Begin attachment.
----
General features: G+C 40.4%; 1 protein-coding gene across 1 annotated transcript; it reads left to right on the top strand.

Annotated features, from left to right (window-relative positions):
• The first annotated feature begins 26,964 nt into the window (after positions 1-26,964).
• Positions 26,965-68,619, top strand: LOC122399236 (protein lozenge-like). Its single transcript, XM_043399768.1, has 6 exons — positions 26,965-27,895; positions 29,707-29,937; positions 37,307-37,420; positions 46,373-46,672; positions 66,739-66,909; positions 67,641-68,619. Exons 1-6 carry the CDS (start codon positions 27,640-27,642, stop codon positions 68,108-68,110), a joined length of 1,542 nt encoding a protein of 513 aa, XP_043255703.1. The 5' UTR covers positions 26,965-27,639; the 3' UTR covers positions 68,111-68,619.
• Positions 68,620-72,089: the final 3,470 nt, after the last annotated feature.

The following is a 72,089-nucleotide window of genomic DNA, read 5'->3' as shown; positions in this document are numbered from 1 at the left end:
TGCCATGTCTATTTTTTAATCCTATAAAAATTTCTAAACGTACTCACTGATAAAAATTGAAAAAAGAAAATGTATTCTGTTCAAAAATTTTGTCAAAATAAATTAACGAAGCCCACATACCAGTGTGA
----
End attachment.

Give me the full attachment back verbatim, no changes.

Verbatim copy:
General features: G+C 40.4%; 1 protein-coding gene across 1 annotated transcript; it reads left to right on the top strand.

Annotated features, from left to right (window-relative positions):
• The first annotated feature begins 26,964 nt into the window (after positions 1-26,964).
• Positions 26,965-68,619, top strand: LOC122399236 (protein lozenge-like). Its single transcript, XM_043399768.1, has 6 exons — positions 26,965-27,895; positions 29,707-29,937; positions 37,307-37,420; positions 46,373-46,672; positions 66,739-66,909; positions 67,641-68,619. Exons 1-6 carry the CDS (start codon positions 27,640-27,642, stop codon positions 68,108-68,110), a joined length of 1,542 nt encoding a protein of 513 aa, XP_043255703.1. The 5' UTR covers positions 26,965-27,639; the 3' UTR covers positions 68,111-68,619.
• Positions 68,620-72,089: the final 3,470 nt, after the last annotated feature.

The following is a 72,089-nucleotide window of genomic DNA, read 5'->3' as shown; positions in this document are numbered from 1 at the left end:
TGCCATGTCTATTTTTTAATCCTATAAAAATTTCTAAACGTACTCACTGATAAAAATTGAAAAAAGAAAATGTATTCTGTTCAAAAATTTTGTCAAAATAAATTAACGAAGCCCACATACCAGTGTGA